By Todd Cohen
DURHAM, N.C. — A Durham venture fund and its nonprofit partner have changed names to make clear they are looking for a broad range of good investment deals.
A big player in a growing national network of funds that aim to spur economic development, typically investing in entrepreneurial firms in poor and hard-hit regions, SJF Ventures also is expanding its marketing.
And it plans to start raising money late this year for a new fund of $30 million to $50 million.
“Our whole mission is to invest in entrepreneurial businesses that have high-growth potential and that will create substantial numbers of entry-level jobs,” says Anne Claire Broughton, executive director of SJF Advisory Services, the fund’s nonprofit partner.
After raising $17.1 million for a 10-year limited partnership capitalized in February 2000, the fund has invested $8.4 million in 15 companies in 10 states from Florida to Massachusetts.
Formerly the Sustainable Jobs Fund, SJF Ventures typically invests $500,000 to $750,000 in firms already operating.
While it mainly tries to boost workforce development and entry-level jobs, the fund also looks for environmentally-friendly firms, which represent roughly half its portfolio.
“We have a double bottom line,” Broughton says. “We want companies to do well financially and create a lot of good jobs for entry-level people. And sometimes we’re lucky enough to have a triple bottom line if a company has an environmental business model.”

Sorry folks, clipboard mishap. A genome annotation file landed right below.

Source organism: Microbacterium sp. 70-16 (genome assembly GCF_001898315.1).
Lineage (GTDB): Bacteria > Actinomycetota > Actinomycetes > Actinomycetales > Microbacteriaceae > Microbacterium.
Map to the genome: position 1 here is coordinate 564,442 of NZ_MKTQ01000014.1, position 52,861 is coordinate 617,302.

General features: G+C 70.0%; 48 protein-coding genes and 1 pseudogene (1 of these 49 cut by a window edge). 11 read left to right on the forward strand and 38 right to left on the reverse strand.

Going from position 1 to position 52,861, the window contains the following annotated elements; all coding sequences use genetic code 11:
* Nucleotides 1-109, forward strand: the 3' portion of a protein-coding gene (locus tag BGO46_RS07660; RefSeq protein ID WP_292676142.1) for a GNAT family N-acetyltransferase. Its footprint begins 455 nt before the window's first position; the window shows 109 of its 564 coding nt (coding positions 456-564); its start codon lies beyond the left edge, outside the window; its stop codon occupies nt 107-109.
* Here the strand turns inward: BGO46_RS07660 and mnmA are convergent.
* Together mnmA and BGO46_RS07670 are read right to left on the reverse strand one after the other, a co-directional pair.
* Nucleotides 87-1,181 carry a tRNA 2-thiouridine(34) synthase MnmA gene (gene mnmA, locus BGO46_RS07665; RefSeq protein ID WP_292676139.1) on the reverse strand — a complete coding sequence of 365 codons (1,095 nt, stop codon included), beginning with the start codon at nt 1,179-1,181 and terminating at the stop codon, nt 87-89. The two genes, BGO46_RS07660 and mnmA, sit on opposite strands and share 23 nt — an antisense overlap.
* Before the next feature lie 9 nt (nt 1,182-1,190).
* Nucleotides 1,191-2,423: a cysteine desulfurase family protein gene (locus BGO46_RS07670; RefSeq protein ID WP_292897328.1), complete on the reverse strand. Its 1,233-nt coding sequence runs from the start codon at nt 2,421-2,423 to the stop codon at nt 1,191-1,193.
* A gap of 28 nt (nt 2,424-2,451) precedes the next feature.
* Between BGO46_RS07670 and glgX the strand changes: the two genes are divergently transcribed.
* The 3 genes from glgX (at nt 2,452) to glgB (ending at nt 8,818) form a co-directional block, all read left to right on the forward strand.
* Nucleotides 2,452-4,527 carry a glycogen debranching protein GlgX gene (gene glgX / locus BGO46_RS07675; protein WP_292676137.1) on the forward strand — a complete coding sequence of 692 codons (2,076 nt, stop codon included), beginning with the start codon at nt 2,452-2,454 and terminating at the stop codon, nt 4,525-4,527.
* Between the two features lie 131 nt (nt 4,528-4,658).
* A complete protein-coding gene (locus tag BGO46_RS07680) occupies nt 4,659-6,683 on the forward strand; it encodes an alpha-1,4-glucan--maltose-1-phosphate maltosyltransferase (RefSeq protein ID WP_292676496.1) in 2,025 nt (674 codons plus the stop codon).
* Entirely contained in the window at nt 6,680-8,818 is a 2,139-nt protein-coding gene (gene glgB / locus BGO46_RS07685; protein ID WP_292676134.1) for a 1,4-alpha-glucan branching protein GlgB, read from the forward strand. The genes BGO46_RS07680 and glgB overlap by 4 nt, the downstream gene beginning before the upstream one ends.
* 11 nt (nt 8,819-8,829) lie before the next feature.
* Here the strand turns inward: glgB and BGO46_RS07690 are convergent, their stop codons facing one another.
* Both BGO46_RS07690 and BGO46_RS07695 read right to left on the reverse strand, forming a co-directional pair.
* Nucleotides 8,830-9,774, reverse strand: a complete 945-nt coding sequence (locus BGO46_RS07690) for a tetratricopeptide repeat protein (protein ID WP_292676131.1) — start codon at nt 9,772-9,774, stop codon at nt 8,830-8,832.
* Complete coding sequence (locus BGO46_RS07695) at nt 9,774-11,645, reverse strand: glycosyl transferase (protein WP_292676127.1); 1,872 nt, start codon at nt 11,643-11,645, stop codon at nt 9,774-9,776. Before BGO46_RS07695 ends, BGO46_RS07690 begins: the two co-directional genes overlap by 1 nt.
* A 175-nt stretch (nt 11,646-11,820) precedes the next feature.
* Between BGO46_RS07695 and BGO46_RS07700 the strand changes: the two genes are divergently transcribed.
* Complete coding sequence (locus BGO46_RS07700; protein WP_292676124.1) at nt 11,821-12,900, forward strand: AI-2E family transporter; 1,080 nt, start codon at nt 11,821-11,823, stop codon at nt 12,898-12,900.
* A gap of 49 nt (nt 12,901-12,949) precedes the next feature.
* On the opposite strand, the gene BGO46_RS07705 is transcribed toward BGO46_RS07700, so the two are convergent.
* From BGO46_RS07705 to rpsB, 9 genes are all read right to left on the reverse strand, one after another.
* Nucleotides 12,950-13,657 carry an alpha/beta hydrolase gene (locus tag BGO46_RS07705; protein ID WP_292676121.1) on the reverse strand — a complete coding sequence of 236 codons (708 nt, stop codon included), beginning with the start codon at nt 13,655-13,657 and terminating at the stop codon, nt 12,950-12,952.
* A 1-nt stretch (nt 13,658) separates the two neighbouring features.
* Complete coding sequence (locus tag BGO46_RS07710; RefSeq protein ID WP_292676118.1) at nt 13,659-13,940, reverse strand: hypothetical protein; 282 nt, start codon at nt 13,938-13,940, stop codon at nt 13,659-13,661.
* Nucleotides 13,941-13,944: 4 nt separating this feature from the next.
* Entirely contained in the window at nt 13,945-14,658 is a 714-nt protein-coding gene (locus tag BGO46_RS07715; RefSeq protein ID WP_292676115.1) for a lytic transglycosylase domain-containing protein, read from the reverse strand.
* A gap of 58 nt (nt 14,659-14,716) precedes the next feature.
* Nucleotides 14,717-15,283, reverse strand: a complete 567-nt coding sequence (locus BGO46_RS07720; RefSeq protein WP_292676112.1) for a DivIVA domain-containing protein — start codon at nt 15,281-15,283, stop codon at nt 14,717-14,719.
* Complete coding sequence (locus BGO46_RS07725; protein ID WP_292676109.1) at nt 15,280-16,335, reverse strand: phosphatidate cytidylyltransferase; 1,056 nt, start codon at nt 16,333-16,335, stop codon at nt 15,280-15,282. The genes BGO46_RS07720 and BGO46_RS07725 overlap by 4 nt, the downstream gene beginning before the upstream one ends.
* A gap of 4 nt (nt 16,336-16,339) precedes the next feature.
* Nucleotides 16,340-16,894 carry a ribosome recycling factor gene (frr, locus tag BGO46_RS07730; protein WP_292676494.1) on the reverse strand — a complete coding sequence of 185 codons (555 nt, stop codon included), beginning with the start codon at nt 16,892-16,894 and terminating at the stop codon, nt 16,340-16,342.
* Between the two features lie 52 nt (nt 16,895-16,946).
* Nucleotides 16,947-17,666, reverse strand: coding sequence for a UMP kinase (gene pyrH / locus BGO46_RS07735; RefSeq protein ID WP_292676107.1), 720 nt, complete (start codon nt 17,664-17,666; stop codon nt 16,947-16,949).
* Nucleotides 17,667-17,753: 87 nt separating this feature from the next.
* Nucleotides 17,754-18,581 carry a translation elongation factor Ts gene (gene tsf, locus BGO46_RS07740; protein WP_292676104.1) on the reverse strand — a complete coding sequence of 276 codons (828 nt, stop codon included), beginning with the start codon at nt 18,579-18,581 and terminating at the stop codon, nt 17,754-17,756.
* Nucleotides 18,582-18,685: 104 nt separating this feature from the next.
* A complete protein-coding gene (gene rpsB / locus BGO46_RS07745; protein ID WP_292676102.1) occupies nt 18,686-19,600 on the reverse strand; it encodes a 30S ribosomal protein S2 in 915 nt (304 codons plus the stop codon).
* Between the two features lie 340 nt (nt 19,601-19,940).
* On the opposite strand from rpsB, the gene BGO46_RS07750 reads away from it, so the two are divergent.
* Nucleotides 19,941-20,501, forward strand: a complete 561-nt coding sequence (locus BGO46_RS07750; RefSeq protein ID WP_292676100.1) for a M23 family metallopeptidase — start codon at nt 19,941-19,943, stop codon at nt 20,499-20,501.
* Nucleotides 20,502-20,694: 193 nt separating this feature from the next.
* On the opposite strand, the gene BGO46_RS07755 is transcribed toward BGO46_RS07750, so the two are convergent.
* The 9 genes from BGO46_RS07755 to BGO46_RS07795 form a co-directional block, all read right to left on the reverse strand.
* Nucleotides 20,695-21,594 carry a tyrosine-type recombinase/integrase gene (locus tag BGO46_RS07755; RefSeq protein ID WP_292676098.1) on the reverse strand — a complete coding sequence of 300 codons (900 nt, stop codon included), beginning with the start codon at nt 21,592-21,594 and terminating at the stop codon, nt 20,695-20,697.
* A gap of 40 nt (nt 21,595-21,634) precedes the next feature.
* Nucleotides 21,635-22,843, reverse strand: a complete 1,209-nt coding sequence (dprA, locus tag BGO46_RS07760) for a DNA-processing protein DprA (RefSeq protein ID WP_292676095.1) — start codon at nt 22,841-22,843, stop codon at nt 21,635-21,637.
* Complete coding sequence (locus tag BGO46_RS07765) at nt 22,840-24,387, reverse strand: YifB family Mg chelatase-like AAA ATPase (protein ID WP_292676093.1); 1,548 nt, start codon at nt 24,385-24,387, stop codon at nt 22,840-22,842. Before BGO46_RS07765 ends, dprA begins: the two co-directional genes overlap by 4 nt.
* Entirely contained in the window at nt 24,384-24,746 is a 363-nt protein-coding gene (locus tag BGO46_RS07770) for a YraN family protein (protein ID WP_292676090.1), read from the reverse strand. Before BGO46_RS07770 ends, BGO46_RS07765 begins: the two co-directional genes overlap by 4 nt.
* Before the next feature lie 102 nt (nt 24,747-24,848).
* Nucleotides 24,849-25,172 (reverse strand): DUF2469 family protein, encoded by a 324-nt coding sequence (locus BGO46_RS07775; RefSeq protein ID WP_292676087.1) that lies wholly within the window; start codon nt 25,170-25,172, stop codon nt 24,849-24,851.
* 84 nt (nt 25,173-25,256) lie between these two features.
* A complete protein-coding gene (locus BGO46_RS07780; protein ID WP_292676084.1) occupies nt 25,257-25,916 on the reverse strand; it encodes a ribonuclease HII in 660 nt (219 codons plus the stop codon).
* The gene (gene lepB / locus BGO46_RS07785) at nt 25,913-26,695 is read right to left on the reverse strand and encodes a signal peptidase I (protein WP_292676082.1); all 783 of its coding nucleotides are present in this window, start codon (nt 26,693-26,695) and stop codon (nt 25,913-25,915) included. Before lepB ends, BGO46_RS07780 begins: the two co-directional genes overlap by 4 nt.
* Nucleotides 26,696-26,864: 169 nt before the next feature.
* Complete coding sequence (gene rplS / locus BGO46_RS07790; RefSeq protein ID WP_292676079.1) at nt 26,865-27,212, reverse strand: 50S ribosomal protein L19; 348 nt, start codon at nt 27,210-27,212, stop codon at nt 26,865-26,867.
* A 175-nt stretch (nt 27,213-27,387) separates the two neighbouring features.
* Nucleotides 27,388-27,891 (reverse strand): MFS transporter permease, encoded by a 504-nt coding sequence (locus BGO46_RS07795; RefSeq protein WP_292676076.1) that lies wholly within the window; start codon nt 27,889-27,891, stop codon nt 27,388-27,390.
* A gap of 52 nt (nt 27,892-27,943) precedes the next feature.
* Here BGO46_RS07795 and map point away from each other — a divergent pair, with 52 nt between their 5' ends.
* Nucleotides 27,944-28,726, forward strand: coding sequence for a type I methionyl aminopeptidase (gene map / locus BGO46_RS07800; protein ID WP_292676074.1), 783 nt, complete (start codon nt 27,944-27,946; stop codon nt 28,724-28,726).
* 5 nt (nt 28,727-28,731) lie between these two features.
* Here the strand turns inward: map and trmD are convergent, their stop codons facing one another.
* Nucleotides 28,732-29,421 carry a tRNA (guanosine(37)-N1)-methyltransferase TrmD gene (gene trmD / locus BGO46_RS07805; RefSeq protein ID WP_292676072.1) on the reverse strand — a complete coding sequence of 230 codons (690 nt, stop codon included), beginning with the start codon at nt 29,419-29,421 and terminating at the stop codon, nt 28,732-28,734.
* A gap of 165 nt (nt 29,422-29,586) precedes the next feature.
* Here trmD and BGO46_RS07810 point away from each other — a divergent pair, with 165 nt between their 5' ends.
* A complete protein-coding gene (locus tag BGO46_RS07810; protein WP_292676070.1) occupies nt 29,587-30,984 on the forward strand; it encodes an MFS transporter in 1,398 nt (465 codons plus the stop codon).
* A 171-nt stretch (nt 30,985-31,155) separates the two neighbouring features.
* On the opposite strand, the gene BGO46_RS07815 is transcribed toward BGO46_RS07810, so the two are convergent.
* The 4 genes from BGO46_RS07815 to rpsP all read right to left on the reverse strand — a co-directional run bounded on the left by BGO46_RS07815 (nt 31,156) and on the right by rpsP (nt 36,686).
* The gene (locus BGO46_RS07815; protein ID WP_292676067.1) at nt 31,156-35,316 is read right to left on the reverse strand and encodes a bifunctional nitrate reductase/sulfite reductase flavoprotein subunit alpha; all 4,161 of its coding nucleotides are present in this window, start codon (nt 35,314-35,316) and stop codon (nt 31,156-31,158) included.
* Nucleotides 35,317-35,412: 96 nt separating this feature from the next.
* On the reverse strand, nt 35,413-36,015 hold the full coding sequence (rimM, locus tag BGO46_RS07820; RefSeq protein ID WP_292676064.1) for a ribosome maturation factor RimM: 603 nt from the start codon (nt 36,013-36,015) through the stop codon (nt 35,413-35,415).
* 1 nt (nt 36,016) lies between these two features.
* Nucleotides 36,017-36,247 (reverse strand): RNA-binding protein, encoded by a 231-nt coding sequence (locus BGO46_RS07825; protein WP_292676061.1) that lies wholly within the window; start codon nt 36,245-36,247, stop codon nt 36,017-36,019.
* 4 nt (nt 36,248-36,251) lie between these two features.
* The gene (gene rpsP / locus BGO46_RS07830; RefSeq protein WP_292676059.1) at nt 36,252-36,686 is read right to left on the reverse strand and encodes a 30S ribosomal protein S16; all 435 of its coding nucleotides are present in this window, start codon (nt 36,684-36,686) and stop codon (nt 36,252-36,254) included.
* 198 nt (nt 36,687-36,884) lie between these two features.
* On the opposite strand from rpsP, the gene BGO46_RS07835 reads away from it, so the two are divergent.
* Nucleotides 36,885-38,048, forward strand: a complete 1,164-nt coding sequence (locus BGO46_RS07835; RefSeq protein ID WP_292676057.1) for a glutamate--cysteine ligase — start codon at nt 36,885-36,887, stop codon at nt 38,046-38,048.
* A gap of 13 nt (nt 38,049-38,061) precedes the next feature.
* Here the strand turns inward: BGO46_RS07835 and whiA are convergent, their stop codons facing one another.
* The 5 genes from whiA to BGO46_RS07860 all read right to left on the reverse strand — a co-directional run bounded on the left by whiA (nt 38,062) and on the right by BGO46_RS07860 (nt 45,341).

To help its portfolio firms’ employees share in their growth, SJF Advisory Services works to link those employees to local services.
The advisory group, for example, helps employees find insurance, continue their training and education, and build savings accounts through nonprofit matching programs, or “individual development accounts,” so they can buy homes and cars and even start small businesses.
“We’re trying to find ways for employees of our companies to build assets and become part of the economic mainstream,” Broughton says.
To help boost entrepreneurial activity in regions with little access to venture capital, SJF Advisory Services also provides business advice and referrals to companies, including those it may opt not to fund.
SJF Advisory Services, which formerly was the Sustainable Jobs Development Corp. and has raised nearly $400,000, also tries to form partnerships with other nonprofits to help serve portfolio companies.
“Part of our name change is to make clear we are a venture capital fund,” says Janet Cowell, a Raleigh City Council member who joined SJF Ventures in June as an associate. “We help our portfolio both on the business side and on the workforce side.”
Cowell, who was a human-resources consultant for Sibley & Co. in Cary, and a financial analyst for Lehman Brothers in New York, will market the fund, particularly in the South, to venture capitalists and to lawyers and accountants who advise entrepreneurial firms.
SJF, which typically invests in one deal for every 100 it sees, wants to increase to 100 from 60 the number of deals it considers a month.
“We want to get as many prospects as we can,” Broughton says.